Wilson's disease: a challenging diagnosis. Clinical manifestations and diagnostic procedures in 12 patients
Type of Spiritual Experience
A description of the experience
Rev Med Chir Soc Med Nat Iasi. 2011 Jan-Mar;115(1):58-63.
Wilson's disease: a challenging diagnosis. Clinical manifestations and diagnostic procedures in 12 patients.
Hancu A1, Mihai MC, Axelerad AD.
- 1Neurology Department, Emergency Hospital Constanţa.
Wilson disease is a neurodegenerative disease of copper metabolism. The genetic defect, localized to chromosome arm 13q, has been shown to affect the copper-transporting adenosine triphosphatase (ATPase) gene (ATP7B) in the liver. Our aim was to study the clinical and laboratory characteristics of 12 children and young adults diagnosed with WD and point out the diagnostic difficulties.
MATERIAL AND METHOD:
We retrospectively analyzed the patients diagnosed with Wilson's disease between 2001 and 2009 diagnosed in Constanţa County Emergency Hospital. Evaluation included detailed physical examination, conventional laboratory testing, genetic analysis, and liver biopsy.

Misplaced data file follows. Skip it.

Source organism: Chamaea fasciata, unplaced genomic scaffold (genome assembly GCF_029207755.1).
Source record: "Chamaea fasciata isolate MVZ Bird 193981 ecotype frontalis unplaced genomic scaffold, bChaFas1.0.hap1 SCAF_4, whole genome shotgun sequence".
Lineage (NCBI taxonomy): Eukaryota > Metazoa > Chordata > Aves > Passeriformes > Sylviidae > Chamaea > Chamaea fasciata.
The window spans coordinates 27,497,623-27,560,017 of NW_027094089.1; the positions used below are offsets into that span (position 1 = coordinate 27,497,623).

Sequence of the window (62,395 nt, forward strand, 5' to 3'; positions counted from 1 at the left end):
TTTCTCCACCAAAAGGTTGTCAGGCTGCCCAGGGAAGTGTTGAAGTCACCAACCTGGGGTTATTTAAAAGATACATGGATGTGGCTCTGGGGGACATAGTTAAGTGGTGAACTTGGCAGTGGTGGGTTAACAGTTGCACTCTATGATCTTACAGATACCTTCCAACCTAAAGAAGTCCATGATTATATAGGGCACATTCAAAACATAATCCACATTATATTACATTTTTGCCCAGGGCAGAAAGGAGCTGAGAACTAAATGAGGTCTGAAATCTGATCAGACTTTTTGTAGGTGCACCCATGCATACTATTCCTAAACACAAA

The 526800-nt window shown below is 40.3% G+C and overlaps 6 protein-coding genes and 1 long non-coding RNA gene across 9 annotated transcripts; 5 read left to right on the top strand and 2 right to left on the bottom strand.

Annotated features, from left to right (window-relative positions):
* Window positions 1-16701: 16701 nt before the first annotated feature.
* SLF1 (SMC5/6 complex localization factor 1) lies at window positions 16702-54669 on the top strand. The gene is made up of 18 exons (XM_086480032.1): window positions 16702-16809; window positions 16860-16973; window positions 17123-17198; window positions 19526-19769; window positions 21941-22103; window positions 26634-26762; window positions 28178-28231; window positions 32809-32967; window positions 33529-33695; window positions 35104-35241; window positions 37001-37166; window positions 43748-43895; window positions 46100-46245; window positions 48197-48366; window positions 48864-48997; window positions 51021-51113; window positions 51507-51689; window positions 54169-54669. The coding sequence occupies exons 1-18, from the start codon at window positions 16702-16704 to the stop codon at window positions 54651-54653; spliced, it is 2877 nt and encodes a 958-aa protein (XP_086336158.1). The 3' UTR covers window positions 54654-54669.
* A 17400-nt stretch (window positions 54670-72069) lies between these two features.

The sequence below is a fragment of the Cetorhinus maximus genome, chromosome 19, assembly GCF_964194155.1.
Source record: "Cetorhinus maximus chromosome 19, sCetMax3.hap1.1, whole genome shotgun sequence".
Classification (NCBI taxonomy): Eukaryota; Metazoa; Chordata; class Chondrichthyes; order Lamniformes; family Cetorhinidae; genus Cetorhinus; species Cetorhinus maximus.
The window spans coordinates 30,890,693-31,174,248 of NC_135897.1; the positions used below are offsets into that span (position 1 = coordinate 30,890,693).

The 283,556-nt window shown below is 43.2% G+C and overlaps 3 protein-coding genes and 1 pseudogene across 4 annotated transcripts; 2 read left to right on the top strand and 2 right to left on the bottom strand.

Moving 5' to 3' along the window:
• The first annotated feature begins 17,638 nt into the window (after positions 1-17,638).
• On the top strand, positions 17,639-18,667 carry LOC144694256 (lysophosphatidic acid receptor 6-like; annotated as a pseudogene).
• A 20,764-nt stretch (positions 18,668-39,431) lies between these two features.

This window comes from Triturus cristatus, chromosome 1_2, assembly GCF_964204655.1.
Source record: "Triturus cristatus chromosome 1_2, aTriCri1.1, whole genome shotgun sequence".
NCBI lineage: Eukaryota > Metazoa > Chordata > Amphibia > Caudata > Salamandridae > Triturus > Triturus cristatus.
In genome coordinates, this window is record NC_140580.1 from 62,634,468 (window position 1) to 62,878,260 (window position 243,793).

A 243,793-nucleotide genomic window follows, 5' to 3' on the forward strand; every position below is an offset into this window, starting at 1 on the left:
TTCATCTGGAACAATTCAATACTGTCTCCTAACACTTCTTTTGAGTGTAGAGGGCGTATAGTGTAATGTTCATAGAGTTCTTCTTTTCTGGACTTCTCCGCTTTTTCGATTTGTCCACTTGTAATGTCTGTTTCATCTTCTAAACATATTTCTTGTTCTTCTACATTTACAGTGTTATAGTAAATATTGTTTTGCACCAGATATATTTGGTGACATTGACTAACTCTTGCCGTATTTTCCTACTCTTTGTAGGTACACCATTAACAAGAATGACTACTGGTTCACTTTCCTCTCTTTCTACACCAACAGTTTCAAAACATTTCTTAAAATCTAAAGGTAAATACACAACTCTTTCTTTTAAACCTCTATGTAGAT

Patients with hepatic symptoms showed a considerably earlier onset of symptoms and a shorter diagnostic delay before definitive diagnosis than those with neuropsychiatrical symptoms. The mean age at diagnosis was 9.12 +/- 2.59 years (range 5 years-20 years). 10 patients were symptomatic, 6 were referred because of abnormal liver function test results and/or hepatomegaly, 4 had neuropsychiatrical symptoms and 2 received their diagnoses after family screening. Hepatic copper concentration was between 250 and 1200 micrograms/g. 4 patients had liver cirrhosis, five chronic hepatitis and one had massive hepatic necrosis on necropsy. Any person with recurrent hepatic disease and unexplained neurological symptoms should be investigated to have Wilson's disease.
Detection of WD in children and young adults remains very difficult. The most important investigation is liver biopsy with the assessment of liver copper. Genetic analysis may help in doubtful cases.